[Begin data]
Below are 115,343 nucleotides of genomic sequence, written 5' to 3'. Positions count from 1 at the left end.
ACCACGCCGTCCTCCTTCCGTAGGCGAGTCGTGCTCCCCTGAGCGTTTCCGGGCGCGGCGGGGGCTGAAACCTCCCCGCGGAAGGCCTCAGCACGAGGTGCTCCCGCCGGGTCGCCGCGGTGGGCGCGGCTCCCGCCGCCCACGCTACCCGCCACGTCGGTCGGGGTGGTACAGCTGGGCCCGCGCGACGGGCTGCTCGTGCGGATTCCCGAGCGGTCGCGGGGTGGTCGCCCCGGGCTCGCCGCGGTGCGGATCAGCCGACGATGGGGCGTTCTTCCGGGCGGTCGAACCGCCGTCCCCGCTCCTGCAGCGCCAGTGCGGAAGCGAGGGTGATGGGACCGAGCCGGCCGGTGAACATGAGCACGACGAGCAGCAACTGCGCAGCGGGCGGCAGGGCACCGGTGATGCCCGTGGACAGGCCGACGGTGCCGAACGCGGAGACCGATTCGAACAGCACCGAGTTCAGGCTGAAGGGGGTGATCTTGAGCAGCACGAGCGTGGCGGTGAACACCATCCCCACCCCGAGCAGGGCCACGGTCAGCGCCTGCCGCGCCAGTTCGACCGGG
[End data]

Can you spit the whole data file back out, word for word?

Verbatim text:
Below are 115,343 nucleotides of genomic sequence, written 5' to 3'. Positions count from 1 at the left end.
ACCACGCCGTCCTCCTTCCGTAGGCGAGTCGTGCTCCCCTGAGCGTTTCCGGGCGCGGCGGGGGCTGAAACCTCCCCGCGGAAGGCCTCAGCACGAGGTGCTCCCGCCGGGTCGCCGCGGTGGGCGCGGCTCCCGCCGCCCACGCTACCCGCCACGTCGGTCGGGGTGGTACAGCTGGGCCCGCGCGACGGGCTGCTCGTGCGGATTCCCGAGCGGTCGCGGGGTGGTCGCCCCGGGCTCGCCGCGGTGCGGATCAGCCGACGATGGGGCGTTCTTCCGGGCGGTCGAACCGCCGTCCCCGCTCCTGCAGCGCCAGTGCGGAAGCGAGGGTGATGGGACCGAGCCGGCCGGTGAACATGAGCACGACGAGCAGCAACTGCGCAGCGGGCGGCAGGGCACCGGTGATGCCCGTGGACAGGCCGACGGTGCCGAACGCGGAGACCGATTCGAACAGCACCGAGTTCAGGCTGAAGGGGGTGATCTTGAGCAGCACGAGCGTGGCGGTGAACACCATCCCCACCCCGAGCAGGGCCACGGTCAGCGCCTGCCGCGCCAGTTCGACCGGG